Sleezer is proof that if you set your mind to something and work toward that goal, you can accomplish it. The little-used guard scored 33 points in her 22-game freshman season, built that to 4.3 points per game as a sophomore before added playing time and responsibilities led her to becoming one of South Medford’s top weapons for a 26-4 team one year ago.
“Keyari is one of the hardest working kids we’ve ever had,” said Cole. “At least for me, she is one of those examples of if you’re not satisfied with where you’re at at a young age, do something about it. She worked hard and did something about it and it really elevated her abilities and the recognition that’s come with it.”
Sleezer scored a game-high 20 points in last year’s state championship game and averaged 15 points during the tournament — ranking her fifth overall — thanks to a 36-percent success rate from 3-point range. Her 16 field goals (on 44 attempts) at the three-day tourney were second only to state player of the year Jaime Nared of Westview.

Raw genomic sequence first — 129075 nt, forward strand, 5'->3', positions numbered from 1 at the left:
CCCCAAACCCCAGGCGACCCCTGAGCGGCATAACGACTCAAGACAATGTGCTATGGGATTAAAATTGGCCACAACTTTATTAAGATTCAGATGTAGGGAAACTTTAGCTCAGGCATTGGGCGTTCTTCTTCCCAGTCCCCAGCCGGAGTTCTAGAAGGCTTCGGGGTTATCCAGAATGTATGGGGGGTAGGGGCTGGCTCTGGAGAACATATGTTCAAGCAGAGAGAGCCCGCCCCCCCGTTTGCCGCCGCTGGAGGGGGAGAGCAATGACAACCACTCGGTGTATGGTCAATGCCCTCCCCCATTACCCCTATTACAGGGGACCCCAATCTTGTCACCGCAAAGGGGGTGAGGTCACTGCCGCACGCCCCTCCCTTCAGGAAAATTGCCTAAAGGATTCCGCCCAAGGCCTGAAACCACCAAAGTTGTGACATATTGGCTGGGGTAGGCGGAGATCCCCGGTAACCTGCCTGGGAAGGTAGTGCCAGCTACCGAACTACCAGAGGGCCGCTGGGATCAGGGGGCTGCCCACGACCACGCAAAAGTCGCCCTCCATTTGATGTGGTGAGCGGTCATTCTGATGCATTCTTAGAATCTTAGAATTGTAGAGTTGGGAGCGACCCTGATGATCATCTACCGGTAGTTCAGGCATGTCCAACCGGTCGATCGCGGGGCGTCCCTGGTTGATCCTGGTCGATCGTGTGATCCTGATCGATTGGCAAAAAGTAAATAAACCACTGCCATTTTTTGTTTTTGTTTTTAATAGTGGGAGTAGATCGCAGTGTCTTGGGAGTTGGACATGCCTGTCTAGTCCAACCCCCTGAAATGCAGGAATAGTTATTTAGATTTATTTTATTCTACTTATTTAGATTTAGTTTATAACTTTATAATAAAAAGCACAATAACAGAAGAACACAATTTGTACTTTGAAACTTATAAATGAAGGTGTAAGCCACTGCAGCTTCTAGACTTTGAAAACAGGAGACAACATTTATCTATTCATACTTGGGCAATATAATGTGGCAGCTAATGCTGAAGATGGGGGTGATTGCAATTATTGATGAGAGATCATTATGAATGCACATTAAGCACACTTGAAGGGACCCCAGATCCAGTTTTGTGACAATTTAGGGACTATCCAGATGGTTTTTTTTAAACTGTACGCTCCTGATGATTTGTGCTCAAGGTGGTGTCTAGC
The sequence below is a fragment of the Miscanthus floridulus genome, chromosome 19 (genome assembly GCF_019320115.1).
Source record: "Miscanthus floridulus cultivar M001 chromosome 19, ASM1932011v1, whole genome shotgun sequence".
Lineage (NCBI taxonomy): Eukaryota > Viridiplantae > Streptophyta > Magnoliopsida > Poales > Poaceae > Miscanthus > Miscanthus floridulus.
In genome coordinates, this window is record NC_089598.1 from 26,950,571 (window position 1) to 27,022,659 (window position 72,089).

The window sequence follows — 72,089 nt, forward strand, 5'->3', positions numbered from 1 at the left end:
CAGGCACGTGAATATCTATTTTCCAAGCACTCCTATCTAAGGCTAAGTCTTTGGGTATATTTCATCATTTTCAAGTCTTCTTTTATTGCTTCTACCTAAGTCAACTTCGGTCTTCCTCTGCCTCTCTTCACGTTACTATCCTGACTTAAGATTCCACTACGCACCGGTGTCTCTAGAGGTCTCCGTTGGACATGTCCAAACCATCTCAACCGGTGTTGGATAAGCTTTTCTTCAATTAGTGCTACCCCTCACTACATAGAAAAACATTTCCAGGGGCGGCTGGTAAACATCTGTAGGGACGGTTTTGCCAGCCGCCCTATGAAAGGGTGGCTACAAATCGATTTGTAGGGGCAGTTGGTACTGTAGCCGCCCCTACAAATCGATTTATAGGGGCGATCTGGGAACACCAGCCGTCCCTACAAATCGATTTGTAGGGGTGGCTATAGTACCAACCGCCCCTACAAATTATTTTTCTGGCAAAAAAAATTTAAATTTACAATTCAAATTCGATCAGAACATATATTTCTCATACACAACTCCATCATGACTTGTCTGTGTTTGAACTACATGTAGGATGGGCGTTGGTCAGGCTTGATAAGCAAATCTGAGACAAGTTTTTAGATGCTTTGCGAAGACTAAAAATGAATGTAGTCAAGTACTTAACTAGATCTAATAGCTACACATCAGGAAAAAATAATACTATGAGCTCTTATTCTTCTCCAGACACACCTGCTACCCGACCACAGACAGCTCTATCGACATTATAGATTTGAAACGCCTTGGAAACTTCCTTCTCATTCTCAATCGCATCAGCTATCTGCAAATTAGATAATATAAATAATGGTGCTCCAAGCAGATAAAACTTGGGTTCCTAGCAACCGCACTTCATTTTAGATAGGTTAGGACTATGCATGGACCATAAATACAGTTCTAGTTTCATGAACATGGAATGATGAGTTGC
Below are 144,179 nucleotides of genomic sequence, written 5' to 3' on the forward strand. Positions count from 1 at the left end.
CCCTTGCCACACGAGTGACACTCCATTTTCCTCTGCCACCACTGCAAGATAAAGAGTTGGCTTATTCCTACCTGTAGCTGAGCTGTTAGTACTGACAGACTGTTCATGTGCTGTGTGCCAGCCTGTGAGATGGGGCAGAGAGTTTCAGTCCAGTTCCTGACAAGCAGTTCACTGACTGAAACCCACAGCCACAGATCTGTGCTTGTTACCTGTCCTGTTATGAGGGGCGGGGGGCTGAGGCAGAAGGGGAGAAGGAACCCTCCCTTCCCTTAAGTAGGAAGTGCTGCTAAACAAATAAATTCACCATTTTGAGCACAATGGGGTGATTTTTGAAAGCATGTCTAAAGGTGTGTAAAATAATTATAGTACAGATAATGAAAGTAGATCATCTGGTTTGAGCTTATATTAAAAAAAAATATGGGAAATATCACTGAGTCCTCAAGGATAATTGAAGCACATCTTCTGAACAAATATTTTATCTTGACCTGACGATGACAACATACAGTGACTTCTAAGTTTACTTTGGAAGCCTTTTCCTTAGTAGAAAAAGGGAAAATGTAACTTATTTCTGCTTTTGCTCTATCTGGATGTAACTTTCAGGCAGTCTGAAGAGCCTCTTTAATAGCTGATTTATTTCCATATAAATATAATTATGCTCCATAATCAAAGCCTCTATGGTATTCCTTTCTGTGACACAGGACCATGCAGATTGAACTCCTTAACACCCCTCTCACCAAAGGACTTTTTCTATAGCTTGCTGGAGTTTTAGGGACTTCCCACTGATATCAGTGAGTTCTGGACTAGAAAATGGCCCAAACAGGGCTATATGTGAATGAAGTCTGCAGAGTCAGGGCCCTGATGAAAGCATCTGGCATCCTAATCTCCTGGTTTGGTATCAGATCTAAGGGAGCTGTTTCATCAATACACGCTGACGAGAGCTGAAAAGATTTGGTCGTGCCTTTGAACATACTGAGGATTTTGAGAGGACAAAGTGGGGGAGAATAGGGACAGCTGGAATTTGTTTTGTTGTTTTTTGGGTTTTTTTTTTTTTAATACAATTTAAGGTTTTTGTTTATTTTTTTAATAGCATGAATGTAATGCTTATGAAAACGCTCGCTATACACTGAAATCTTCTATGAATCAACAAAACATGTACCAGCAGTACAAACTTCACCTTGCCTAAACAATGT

Sleezer said she’s excited about the prospects of coming into a Pepperdine program that’s set on turning a new leaf with an influx of new players. The Waves went 6-25 overall in the first year under coach Ryan Weisenberg and expect to lose only three players — two senior guards and one center — from this year’s lineup.
“They’re working on rebuilding their program right now so we have six freshmen coming in and we’re going to have the opportunity to compete for a starting position,” said Sleezer, who also plans to major in biology and get into Pepperdine’s pre-med program. “They definitely feel like I can have a big impact next year and I’m really excited for that.”
Ritter and Sleezer are the fourth and fifth players in the last three years to receive Division I women’s basketball scholarships in the last three years, joining Tess Picknell (Stanford), Yaremi Mejia (Portland State) and Ashley Bolston (Washington State). That tally only expects to increase next year with the recruitment of high-profile junior Julissa Tago, who was a second-team all-state selection last year after averaging 12 points, five rebounds, four assists and two steals.
Reach reporter Kris Henry at 541-776-4488, email@example.com, www.facebook.com/krishenryMT or www.twitter.com/Kris_Henry